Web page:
STAPHYLOCOCCUS AUREUS FROM READY-TO-EAT FOOD AS A SOURCE OF MULTIPLE ANTIBIOTIC RESISTANCE GENES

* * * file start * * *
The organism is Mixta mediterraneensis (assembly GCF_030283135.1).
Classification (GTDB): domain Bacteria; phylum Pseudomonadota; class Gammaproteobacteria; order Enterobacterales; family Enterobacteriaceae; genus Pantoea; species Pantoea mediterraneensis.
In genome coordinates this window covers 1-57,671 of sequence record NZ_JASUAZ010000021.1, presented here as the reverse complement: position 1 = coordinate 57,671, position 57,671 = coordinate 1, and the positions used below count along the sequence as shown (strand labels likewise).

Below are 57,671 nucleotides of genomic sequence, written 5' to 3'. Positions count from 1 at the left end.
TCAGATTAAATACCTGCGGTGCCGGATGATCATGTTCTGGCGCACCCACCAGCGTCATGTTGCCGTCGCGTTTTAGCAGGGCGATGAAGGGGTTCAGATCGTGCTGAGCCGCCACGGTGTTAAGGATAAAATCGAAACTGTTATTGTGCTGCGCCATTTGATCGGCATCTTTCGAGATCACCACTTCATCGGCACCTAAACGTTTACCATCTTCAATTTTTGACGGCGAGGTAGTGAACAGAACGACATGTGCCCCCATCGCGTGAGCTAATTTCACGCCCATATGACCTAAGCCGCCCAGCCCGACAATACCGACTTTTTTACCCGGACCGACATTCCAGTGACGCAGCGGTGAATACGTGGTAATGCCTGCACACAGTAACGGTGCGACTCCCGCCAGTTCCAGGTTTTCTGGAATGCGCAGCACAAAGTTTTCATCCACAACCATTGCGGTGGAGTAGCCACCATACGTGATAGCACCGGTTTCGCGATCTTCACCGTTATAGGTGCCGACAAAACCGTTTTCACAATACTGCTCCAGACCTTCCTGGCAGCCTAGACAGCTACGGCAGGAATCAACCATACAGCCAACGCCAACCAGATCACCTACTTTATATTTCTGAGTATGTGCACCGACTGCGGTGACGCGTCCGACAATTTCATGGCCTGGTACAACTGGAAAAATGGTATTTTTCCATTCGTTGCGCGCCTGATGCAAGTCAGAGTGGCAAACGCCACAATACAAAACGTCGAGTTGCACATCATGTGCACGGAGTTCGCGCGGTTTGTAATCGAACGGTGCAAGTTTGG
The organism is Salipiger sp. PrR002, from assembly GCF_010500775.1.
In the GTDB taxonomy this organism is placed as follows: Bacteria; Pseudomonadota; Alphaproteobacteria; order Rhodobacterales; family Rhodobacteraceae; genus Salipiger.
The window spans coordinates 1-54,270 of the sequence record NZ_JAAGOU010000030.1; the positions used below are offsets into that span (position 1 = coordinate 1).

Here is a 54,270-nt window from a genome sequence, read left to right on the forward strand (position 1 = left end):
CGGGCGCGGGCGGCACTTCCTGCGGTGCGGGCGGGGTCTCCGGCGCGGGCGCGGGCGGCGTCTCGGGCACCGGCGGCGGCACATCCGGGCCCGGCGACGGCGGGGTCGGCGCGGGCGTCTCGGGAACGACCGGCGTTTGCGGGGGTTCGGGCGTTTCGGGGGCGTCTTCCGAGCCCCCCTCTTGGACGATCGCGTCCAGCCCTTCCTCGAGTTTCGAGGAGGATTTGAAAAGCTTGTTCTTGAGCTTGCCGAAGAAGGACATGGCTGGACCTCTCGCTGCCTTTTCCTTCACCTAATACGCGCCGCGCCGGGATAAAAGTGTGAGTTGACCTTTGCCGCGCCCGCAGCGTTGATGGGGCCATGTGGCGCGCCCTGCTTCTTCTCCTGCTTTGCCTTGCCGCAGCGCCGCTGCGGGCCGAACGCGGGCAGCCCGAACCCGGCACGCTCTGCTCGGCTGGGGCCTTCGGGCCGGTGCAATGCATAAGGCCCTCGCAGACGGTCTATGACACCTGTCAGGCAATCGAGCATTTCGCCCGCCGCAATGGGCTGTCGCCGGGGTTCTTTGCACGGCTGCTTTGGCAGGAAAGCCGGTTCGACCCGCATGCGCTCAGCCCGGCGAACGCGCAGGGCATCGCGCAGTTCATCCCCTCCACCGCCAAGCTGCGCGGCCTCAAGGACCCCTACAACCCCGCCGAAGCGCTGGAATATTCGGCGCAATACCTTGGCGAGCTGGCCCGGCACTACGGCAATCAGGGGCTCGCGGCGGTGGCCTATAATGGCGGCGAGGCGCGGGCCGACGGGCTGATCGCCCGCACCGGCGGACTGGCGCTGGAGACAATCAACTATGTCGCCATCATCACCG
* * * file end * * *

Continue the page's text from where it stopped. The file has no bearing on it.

The emergence of antibiotic-resistant strains of S. aureus such as methicillin-resistant S. aureus (MRSA) is a worldwide problem. Ready-to-eat (RTE) food which does not need thermal processing before consumption could be a vehicle for the spread of antibiotic-resistant microorganisms. The present study evaluated the molecular genetic characteristics (RAPD) and pheno- and genotypical antimicrobial resistance profile of S. aureus isolated from 75 RTE food samples (sushi, hamburgers, salads). All of the isolates (n=32) were resistant to at least one class of antibiotic tested of which 75% strains were classified as multidrug resistant. Most of the isolates were resistant to cefoxitin (87,5%) followed by clindamycin (78,1%), tigecycline and quinupristin/dalfopristin (53,1%). All methicillin resistant staphylococci harbored mecA gene. Among tetracycline resistance isolates all of them harbored at least one gene: tet(M), tet(L) and/or tet(K) and 78,9% of them were positive for the Tn916/Tn1545-like integrase family gene. Our results indicated that retail RTE food could be considered an important route for transmission of antibiotic resistant staphylococci harboring multiple antibiotic resistance genes.
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